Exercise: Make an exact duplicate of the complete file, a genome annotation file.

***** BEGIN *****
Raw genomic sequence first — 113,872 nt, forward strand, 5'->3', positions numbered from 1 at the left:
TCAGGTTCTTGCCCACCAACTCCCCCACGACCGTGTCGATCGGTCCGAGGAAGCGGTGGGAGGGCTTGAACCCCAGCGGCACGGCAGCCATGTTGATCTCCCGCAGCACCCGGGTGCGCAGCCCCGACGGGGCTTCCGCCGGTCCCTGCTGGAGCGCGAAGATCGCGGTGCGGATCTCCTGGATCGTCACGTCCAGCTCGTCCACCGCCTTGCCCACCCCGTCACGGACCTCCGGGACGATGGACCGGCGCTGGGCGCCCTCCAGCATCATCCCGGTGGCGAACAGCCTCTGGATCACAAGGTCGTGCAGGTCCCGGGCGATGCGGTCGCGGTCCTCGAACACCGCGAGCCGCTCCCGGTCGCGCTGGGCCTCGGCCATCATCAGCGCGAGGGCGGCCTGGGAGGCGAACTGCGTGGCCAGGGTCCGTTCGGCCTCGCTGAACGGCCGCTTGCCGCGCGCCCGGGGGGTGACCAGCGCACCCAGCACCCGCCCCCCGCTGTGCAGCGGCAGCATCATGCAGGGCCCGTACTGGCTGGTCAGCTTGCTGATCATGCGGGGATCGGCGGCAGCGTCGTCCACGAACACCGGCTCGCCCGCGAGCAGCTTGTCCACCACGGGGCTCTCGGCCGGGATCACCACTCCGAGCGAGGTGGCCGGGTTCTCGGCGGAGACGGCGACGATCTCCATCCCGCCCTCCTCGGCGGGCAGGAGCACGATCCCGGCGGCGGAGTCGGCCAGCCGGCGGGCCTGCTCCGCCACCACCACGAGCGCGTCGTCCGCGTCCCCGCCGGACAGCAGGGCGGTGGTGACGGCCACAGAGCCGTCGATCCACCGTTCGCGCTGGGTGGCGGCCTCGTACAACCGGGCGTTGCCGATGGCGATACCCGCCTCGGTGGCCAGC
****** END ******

Raw genomic sequence first — 113,872 nt, forward strand, 5'->3', positions numbered from 1 at the left:
TCAGGTTCTTGCCCACCAACTCCCCCACGACCGTGTCGATCGGTCCGAGGAAGCGGTGGGAGGGCTTGAACCCCAGCGGCACGGCAGCCATGTTGATCTCCCGCAGCACCCGGGTGCGCAGCCCCGACGGGGCTTCCGCCGGTCCCTGCTGGAGCGCGAAGATCGCGGTGCGGATCTCCTGGATCGTCACGTCCAGCTCGTCCACCGCCTTGCCCACCCCGTCACGGACCTCCGGGACGATGGACCGGCGCTGGGCGCCCTCCAGCATCATCCCGGTGGCGAACAGCCTCTGGATCACAAGGTCGTGCAGGTCCCGGGCGATGCGGTCGCGGTCCTCGAACACCGCGAGCCGCTCCCGGTCGCGCTGGGCCTCGGCCATCATCAGCGCGAGGGCGGCCTGGGAGGCGAACTGCGTGGCCAGGGTCCGTTCGGCCTCGCTGAACGGCCGCTTGCCGCGCGCCCGGGGGGTGACCAGCGCACCCAGCACCCGCCCCCCGCTGTGCAGCGGCAGCATCATGCAGGGCCCGTACTGGCTGGTCAGCTTGCTGATCATGCGGGGATCGGCGGCAGCGTCGTCCACGAACACCGGCTCGCCCGCGAGCAGCTTGTCCACCACGGGGCTCTCGGCCGGGATCACCACTCCGAGCGAGGTGGCCGGGTTCTCGGCGGAGACGGCGACGATCTCCATCCCGCCCTCCTCGGCGGGCAGGAGCACGATCCCGGCGGCGGAGTCGGCCAGCCGGCGGGCCTGCTCCGCCACCACCACGAGCGCGTCGTCCGCGTCCCCGCCGGACAGCAGGGCGGTGGTGACGGCCACAGAGCCGTCGATCCACCGTTCGCGCTGGGTGGCGGCCTCGTACAACCGGGCGTTGCCGATGGCGATACCCGCCTCGGTGGCCAGC